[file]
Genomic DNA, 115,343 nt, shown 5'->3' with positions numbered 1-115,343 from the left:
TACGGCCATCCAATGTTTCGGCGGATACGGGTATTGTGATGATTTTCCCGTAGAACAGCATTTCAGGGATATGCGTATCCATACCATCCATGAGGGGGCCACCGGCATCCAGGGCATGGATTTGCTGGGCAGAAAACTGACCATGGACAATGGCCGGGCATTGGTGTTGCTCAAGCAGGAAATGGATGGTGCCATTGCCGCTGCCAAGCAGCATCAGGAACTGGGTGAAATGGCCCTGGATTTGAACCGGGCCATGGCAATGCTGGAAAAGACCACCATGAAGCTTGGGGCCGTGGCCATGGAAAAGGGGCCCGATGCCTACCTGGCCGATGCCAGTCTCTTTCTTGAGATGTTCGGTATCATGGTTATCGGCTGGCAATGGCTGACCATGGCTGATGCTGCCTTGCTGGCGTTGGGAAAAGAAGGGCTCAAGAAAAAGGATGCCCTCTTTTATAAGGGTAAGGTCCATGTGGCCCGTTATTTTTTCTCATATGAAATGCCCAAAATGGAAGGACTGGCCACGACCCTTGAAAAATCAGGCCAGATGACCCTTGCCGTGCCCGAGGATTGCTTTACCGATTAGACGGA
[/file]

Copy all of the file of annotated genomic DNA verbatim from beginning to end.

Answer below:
Genomic DNA, 115,343 nt, shown 5'->3' with positions numbered 1-115,343 from the left:
TACGGCCATCCAATGTTTCGGCGGATACGGGTATTGTGATGATTTTCCCGTAGAACAGCATTTCAGGGATATGCGTATCCATACCATCCATGAGGGGGCCACCGGCATCCAGGGCATGGATTTGCTGGGCAGAAAACTGACCATGGACAATGGCCGGGCATTGGTGTTGCTCAAGCAGGAAATGGATGGTGCCATTGCCGCTGCCAAGCAGCATCAGGAACTGGGTGAAATGGCCCTGGATTTGAACCGGGCCATGGCAATGCTGGAAAAGACCACCATGAAGCTTGGGGCCGTGGCCATGGAAAAGGGGCCCGATGCCTACCTGGCCGATGCCAGTCTCTTTCTTGAGATGTTCGGTATCATGGTTATCGGCTGGCAATGGCTGACCATGGCTGATGCTGCCTTGCTGGCGTTGGGAAAAGAAGGGCTCAAGAAAAAGGATGCCCTCTTTTATAAGGGTAAGGTCCATGTGGCCCGTTATTTTTTCTCATATGAAATGCCCAAAATGGAAGGACTGGCCACGACCCTTGAAAAATCAGGCCAGATGACCCTTGCCGTGCCCGAGGATTGCTTTACCGATTAGACGGA